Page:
CARSON CITY, NV (KXNT) – Those people who are worried about the quality of air in the Silver State, said it would suffer if President Trump’s proposed cuts to the Environmental Protection Agency (EPA) go through, according to a new report from a group called the Environmental Defense Fund.
The quality of Nevada’s air and water would diminish, that’s if President Trump’s proposed 30 percent cut to the E-P-A’s budget is approved. That’s also according to a new report from the Environmental Defense Fund. Researchers found that over the past five years, Nevada has received more than $83 million in grants from the E-P-A to protect the state’s environment. Caitlin Hippler, a military spouse in Henderson, joined a group called Moms Clean Air Force after her five-year old son developed asthma. So she’s fighting to save programs that monitor air pollution.
“People with these kind of health conditions rely on air-quality monitors to tell them when it’s safe to go outside, even where they should live,” said Hippler. “Some areas of the valley are a little bit worse than others. So if we lose this funding, it’s going to be really hard for these people to have a good quality of life,” Hippler said.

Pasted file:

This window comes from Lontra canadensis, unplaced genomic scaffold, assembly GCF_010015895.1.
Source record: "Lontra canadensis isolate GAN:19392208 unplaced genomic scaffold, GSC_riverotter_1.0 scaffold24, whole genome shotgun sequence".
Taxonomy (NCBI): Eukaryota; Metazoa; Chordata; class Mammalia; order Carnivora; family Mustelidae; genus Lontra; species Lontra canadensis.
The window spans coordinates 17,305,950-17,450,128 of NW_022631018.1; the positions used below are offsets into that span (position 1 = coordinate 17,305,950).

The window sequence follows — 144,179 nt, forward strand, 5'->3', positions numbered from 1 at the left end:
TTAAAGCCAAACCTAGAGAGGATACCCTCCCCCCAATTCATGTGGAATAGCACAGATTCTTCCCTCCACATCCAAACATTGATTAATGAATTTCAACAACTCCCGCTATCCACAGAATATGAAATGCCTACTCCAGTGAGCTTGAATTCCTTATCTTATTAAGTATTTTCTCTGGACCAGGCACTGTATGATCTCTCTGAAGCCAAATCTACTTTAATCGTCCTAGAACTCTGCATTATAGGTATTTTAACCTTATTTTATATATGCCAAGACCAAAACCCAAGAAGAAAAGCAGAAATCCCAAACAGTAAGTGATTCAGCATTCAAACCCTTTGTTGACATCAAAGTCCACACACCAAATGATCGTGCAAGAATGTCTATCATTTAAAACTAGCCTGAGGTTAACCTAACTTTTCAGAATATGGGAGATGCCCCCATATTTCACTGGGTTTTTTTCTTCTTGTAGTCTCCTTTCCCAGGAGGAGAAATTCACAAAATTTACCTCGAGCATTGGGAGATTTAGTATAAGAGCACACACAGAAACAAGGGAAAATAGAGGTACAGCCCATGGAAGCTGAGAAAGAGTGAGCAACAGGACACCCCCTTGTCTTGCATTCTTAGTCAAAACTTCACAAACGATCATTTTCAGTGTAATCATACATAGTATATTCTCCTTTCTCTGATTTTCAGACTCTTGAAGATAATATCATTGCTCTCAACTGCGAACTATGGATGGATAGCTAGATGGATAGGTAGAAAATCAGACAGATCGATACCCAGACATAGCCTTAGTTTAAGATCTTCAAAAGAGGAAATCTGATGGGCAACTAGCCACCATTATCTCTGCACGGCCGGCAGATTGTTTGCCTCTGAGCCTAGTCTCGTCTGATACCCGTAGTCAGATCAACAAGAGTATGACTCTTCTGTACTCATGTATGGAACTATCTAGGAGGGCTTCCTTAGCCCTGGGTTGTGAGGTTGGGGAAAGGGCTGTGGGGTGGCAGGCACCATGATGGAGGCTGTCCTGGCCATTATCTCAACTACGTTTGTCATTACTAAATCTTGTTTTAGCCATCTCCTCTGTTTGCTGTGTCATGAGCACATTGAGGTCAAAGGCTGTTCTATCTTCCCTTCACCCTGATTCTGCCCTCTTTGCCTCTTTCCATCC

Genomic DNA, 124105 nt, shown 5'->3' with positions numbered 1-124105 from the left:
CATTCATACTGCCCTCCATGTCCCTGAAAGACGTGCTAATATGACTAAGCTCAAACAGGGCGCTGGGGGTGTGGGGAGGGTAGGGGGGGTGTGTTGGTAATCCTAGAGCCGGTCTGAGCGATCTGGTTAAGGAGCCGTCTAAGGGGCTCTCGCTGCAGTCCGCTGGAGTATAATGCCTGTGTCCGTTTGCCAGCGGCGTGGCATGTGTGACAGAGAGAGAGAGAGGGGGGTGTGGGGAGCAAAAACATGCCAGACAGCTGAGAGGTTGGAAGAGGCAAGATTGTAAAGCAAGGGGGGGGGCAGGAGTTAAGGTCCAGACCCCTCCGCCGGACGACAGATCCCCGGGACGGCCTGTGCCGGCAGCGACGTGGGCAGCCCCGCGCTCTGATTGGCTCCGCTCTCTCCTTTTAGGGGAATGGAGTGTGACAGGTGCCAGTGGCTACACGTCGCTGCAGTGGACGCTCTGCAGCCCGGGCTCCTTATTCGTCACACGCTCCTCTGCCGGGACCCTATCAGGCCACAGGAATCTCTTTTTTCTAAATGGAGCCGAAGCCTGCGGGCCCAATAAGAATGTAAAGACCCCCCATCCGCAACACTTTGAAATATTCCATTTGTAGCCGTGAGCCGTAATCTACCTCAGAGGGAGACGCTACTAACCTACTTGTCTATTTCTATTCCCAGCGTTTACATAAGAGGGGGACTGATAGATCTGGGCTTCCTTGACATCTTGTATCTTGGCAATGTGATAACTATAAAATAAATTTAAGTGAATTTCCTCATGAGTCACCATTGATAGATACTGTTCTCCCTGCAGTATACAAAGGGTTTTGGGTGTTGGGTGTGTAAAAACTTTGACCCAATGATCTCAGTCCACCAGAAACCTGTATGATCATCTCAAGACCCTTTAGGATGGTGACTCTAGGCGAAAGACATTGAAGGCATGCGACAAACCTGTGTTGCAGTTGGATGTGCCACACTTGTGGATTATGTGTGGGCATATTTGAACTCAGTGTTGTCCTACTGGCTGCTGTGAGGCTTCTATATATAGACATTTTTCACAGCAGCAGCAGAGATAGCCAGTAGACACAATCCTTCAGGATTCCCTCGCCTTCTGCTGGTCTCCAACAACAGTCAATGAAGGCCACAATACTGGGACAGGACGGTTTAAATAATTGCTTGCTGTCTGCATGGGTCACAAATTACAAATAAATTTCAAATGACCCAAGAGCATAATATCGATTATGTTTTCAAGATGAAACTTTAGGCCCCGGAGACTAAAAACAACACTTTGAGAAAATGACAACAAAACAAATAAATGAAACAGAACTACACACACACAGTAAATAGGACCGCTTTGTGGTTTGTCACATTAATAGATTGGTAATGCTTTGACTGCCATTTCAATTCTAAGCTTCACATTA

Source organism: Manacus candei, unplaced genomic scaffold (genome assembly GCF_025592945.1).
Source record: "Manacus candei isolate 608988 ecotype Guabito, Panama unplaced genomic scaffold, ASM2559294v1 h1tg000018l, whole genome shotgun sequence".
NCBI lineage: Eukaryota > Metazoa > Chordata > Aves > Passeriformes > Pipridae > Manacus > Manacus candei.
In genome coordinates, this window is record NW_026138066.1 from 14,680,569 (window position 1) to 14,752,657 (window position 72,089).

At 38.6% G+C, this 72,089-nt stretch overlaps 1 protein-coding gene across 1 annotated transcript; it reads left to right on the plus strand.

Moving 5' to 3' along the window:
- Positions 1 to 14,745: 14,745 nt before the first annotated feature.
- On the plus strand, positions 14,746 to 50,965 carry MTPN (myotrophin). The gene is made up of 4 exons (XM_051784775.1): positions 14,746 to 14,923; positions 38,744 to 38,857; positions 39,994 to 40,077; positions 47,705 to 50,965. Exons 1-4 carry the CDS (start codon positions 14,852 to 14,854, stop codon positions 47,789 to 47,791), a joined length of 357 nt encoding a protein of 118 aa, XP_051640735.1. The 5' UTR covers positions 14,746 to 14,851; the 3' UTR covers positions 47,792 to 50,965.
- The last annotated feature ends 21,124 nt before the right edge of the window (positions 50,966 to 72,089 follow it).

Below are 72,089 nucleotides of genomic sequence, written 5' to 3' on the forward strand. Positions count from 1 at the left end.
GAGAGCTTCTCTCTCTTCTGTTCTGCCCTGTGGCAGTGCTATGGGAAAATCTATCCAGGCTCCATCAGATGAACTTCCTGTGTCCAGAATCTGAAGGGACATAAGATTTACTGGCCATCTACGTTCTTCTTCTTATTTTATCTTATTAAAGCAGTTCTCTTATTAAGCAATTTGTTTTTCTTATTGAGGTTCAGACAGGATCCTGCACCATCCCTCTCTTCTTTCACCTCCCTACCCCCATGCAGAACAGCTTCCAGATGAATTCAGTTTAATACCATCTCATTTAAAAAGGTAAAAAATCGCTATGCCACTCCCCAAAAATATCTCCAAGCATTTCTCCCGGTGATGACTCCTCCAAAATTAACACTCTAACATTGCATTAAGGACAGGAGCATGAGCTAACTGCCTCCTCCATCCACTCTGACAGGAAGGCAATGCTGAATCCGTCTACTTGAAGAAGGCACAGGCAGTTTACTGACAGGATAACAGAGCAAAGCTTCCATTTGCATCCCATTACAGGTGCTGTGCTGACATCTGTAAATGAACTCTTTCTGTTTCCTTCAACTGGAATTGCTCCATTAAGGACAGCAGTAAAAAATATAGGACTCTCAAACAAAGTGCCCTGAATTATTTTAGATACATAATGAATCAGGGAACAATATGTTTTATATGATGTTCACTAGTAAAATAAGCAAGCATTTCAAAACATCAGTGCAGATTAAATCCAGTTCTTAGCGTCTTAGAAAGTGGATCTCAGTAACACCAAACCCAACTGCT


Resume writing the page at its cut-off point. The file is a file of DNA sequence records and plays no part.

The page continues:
Bill Beck, an environmental consultant and former head of the National Association of Clean Air Agencies, said any cuts to the E-P-A budget will reverse years of progress made in public health, quality of life and the tourism-based outdoor economy.
“It’s an extraordinarily small price to pay to equip state and local officials with the necessary financial and regulatory tools to clean up the environment when you fully understand the impacts that could happen if you don’t provide these resources,” said Beck.
President Trump’s budget proposes to zero out funding for a program to address leaking underground chemical storage tanks, one that reduces poisonous radon gas in homes and schools, and one that fights polluted runoff water from parking lots, roads and excessive fertilizer. E-P-A chief Scott Pruitt argues that many environmental regulations are too onerous for the business community.